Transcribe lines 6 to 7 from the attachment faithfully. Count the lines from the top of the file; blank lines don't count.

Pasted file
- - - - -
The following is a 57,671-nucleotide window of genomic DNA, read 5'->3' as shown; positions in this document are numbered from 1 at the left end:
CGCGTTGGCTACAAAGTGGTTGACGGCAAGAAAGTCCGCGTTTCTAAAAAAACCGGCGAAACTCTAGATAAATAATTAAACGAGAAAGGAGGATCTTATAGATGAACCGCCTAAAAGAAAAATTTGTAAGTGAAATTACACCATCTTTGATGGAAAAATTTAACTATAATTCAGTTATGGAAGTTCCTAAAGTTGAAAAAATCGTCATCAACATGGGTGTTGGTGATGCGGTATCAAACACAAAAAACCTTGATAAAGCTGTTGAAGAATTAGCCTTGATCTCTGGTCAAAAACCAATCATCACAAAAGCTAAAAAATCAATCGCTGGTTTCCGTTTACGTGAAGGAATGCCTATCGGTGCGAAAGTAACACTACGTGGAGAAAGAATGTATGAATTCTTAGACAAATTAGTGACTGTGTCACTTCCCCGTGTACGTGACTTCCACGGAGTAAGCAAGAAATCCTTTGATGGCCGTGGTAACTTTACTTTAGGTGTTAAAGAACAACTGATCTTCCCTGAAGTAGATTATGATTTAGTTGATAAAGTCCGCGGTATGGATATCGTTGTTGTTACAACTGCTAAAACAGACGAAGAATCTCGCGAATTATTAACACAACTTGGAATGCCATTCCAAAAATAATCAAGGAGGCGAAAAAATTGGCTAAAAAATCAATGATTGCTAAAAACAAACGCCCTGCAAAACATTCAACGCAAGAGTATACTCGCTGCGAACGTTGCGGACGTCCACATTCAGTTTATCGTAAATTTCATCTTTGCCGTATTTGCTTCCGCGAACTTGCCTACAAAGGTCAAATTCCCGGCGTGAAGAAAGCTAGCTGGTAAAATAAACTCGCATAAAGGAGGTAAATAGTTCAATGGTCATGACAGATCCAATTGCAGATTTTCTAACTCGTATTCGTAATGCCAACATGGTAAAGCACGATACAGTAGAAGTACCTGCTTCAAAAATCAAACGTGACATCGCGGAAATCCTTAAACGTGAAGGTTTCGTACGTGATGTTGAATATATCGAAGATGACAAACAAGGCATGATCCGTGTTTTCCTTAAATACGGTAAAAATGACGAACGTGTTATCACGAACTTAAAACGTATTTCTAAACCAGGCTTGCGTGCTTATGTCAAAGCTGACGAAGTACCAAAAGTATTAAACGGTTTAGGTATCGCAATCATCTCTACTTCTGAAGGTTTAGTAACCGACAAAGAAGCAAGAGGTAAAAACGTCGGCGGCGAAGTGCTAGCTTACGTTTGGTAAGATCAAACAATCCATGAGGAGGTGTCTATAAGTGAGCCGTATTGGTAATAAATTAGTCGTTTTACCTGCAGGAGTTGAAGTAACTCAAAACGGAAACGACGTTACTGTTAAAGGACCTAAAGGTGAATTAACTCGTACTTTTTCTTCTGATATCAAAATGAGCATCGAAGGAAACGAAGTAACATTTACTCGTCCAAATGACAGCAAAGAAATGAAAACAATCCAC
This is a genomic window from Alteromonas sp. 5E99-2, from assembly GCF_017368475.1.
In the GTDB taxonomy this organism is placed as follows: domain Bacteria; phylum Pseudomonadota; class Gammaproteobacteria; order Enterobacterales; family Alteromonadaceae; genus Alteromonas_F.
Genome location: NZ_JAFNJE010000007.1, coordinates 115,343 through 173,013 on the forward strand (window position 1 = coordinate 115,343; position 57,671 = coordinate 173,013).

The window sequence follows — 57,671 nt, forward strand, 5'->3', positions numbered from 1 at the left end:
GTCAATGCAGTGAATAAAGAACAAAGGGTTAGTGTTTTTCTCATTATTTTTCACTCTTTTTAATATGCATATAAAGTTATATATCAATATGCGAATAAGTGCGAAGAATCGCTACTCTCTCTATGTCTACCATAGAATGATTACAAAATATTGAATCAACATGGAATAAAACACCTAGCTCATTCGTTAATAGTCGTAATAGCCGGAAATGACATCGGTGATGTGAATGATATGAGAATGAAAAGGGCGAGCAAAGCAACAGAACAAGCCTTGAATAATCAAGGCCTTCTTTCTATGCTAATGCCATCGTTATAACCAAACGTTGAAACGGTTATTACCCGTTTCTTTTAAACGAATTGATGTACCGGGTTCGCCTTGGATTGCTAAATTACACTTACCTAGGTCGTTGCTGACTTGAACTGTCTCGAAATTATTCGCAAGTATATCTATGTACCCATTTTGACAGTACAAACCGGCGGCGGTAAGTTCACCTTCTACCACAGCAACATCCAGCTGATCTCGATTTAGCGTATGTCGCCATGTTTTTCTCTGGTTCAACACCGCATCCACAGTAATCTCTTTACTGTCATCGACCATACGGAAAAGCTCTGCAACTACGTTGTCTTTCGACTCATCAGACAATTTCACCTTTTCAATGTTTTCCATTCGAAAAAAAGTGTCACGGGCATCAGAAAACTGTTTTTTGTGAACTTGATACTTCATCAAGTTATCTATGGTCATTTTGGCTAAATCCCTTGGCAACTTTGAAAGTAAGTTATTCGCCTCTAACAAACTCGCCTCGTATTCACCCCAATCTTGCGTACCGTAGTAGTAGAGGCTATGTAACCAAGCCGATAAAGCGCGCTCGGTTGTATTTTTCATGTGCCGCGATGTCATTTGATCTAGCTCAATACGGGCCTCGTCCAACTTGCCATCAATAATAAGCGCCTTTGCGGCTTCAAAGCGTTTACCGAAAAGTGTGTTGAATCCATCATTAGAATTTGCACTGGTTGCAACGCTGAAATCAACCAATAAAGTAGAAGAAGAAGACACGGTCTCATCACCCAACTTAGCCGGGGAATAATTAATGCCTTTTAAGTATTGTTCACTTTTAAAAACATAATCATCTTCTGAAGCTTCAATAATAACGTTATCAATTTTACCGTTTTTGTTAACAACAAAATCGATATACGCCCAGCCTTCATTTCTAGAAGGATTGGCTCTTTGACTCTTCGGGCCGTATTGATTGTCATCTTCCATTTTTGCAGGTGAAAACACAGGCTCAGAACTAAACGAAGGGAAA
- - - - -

The window sequence follows — 57,671 nt, forward strand, 5'->3', positions numbered from 1 at the left end:
GTCAATGCAGTGAATAAAGAACAAAGGGTTAGTGTTTTTCTCATTATTTTTCACTCTTTTTAATATGCATATAAAGTTATATATCAATATGCGAATAAGTGCGAAGAATCGCTACTCTCTCTATGTCTACCATAGAATGATTACAAAATATTGAATCAACATGGAATAAAACACCTAGCTCATTCGTTAATAGTCGTAATAGCCGGAAATGACATCGGTGATGTGAATGATATGAGAATGAAAAGGGCGAGCAAAGCAACAGAACAAGCCTTGAATAATCAAGGCCTTCTTTCTATGCTAATGCCATCGTTATAACCAAACGTTGAAACGGTTATTACCCGTTTCTTTTAAACGAATTGATGTACCGGGTTCGCCTTGGATTGCTAAATTACACTTACCTAGGTCGTTGCTGACTTGAACTGTCTCGAAATTATTCGCAAGTATATCTATGTACCCATTTTGACAGTACAAACCGGCGGCGGTAAGTTCACCTTCTACCACAGCAACATCCAGCTGATCTCGATTTAGCGTATGTCGCCATGTTTTTCTCTGGTTCAACACCGCATCCACAGTAATCTCTTTACTGTCATCGACCATACGGAAAAGCTCTGCAACTACGTTGTCTTTCGACTCATCAGACAATTTCACCTTTTCAATGTTTTCCATTCGAAAAAAAGTGTCACGGGCATCAGAAAACTGTTTTTTGTGAACTTGATACTTCATCAAGTTATCTATGGTCATTTTGGCTAAATCCCTTGGCAACTTTGAAAGTAAGTTATTCGCCTCTAACAAACTCGCCTCGTATTCACCCCAATCTTGCGTACCGTAGTAGTAGAGGCTATGTAACCAAGCCGATAAAGCGCGCTCGGTTGTATTTTTCATGTGCCGCGATGTCATTTGATCTAGCTCAATACGGGCCTCGTCCAACTTGCCATCAATAATAAGCGCCTTTGCGGCTTCAAAGCGTTTACCGAAAAGTGTGTTGAATCCATCATTAGAATTTGCACTGGTTGCAACGCTGAAATCAACCAATAAAGTAGAAGAAGAAGACACGGTCTCATCACCCAACTTAGCCGGGGAATAATTAATGCCTTTTAAGTATTGTTCACTTTTAAAAACATAATCATCTTCTGAAGCTTCAATAATAACGTTATCAATTTTACCGTTTTTGTTAACAACAAAATCGATATACGCCCAGCCTTCATTTCTAGAAGGATTGGCTCTTTGACTCTTCGGGCCGTATTGATTGTCATCTTCCATTTTTGCAGGTGAAAACACAGGCTCAGAACTAAACGAAGGGAAA